Nothing makes Americans happier than having their finances organized.
At least that's what 92% of U.S. adults said in Northwestern Mutual's 2019 Planning & Progress Study — they are happiest and most confident when their "financial house is in order."
While it may seem like ice cream or puppies would be more likely to elicit that kind of response, other surveys and studies have shown that Americans generally do feel more confident and secure when they know they're on track with their financial goals. Perhaps unsurprisingly, those with a financial advisor are even more likely to feel that way.
Getting help on your financial decisions isn't a bad thing. But with so many professionals and options out there, how do you go about choosing the right expert to work with?
Financial professionals can be a big help when you're trying to map out your future, but you don't need to hire one to be successful with your savings and investment goals.
If your employer provides a 401(k), for example, many times the plan will offer the option to invest in target date funds. These types of investments will keep your retirement savings on track without too much required oversight from you or a financial professional.
You still may need additional investments, such as an individual retirement account and a taxable brokerage account. If you're the kind of person who likes to be super hands on, you can sign up for one of the brokerage firms such as Charles Schwab and TD Ameritrade.
Yet creating and maintaining a balanced, diversified portfolio can take a lot of time and research. If that feels overwhelming, you can always work with the so-called robo-advisors, which typically manage your money for you. These platforms — which include Betterment, Schwab Intelligent Portfolios, Vanguard Personal Advisor Services, Ellevest and Wealthfront — are generally less expensive than working with a human financial advisor, but they may not provide the same level of customized advice and solutions.
Maybe you don't want to map your financial future on your own, or you have a more complex financial situation, such as stock options or perhaps you help out with family financial obligations. That may require a face-to-face conversation with a human financial advisor or planner.
And these professionals usually go beyond just building portfolios. They offer a wide range of services to help achieve your goals, such as helping create a budget and plan to save for a home or selecting the right 529 college savings plan for your family or even creating tax efficiencies with your investments.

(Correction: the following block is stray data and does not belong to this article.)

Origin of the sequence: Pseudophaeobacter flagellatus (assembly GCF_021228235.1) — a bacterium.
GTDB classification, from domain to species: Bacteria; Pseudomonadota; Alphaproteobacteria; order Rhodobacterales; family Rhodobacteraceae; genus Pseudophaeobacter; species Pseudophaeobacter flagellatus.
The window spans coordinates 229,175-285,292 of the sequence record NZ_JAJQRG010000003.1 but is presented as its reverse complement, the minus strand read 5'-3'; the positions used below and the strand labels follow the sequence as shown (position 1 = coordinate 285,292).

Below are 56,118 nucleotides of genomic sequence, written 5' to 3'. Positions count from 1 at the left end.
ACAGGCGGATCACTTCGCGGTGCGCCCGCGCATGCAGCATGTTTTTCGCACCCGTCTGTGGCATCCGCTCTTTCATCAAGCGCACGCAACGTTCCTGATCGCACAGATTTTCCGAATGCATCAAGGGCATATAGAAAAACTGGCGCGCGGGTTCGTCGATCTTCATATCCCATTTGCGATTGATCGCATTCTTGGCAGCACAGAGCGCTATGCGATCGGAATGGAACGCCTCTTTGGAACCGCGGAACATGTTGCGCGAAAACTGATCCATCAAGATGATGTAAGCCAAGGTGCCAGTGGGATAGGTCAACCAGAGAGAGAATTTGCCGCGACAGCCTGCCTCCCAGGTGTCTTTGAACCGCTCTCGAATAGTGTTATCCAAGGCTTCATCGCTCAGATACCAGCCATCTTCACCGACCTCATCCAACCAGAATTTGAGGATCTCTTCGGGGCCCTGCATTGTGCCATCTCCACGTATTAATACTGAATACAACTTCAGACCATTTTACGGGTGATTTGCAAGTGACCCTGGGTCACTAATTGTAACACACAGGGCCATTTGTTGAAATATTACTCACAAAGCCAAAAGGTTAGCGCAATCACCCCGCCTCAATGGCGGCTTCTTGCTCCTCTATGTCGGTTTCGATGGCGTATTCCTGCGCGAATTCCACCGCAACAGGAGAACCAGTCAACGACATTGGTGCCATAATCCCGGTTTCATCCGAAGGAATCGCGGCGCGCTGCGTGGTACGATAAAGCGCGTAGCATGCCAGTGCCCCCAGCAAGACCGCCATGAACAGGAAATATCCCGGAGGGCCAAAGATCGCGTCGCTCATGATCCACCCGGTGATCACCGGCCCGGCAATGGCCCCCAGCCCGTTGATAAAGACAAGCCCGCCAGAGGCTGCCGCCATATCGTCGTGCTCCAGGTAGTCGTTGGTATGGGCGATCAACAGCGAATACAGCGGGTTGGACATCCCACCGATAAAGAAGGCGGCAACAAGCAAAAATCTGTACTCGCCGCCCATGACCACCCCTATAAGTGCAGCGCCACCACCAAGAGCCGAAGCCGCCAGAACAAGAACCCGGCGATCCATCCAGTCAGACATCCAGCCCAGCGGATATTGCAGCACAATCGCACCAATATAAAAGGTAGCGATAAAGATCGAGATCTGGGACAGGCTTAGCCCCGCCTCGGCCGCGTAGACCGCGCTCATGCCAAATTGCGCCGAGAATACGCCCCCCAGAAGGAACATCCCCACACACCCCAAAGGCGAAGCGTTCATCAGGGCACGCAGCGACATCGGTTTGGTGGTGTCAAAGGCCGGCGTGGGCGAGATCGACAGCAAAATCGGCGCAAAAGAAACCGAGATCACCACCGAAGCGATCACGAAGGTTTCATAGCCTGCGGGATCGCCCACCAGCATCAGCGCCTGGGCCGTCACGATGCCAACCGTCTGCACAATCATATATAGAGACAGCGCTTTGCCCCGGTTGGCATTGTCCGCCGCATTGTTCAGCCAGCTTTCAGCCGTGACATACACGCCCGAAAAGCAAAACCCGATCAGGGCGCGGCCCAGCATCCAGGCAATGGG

There are two types of legally defined financial professionals: brokers and investment advisors.
Generally, brokers are registered with the Securities and Exchange Commission and overseen by the Financial Industry Regulatory Authority, a self-regulatory agency for the financial industry. Brokers are allowed to buy and sell stocks, bonds, mutual funds, annuities and other investment products on behalf of their clients.
Traditionally, brokers were considered sales personnel under the law and only needed to recommend investments that were suitable for you, even in cases where better options existed. Under rules rolled out by the SEC over the summer, these professionals must now act in your best interest when working with your money. But some consumer advocates claim that the new rules are weak and don't go far enough to eliminate conflicts of interest that can arise, such as accepting payments for recommending specific products.
But financial professionals can also be registered as an investment advisor and, in that role, are overseen by the SEC and state securities agencies. Investment advisors can manage investment portfolios — including buying and selling stocks and funds — and provide advice on your investments. Under SEC rules, these professionals need to act as a fiduciary, which means they must put your interests ahead of their own and eliminate conflicts of interest as much as possible.
Here's where it gets tricky: No one really uses these terms on their business cards. Because that would be too easy, right? Financial professionals these days go by a lot of titles: financial advisor, financial planner, money manager, wealth manager, etc. And many are registered as both brokers and investment advisors.
If you're looking for someone who will provide holistic financial advice, experts usually suggest you work with a certified financial planner. Those with a CFP designation have a bachelor's degree and have passed a rigorous exam to verify that they understand all of the core aspects of financial planning.
Typically, financial planners are registered as investment advisors and need to adhere to a fiduciary standard. Plus, under the new rules that went into effect in October, all those with a CFP must act in the best interests of investors.
It can be easy to simply walk into your bank, or stop in at the local Charles Schwab office with the plan of finding a financial professional to work with. And while those can be good options, you should still do some research and gather a robust list of candidates from a variety of sources. Many times, there are unaffiliated financial professionals who may better suit your needs, even if that means adding another financial firm to your roster.
Talk to your family and friends to get a few recommendations. Roughly one in four Americans get financial advice from their parents and friends, so you're in good company turning to those closest to you for tips.
Another good starting point is looking at the major industry associations. The Financial Planning Association and the National Association of Personal Financial Advisors offers tools (the Planner Search and Find an Advisor, respectively) where you can look up professionals in your area.
You can also search advisor directories operated by the Garrett Planning Network or the XY Planning Network. Both organizations provide the option to hire a financial planner who works by the hour if you're just looking to get some specific questions answered.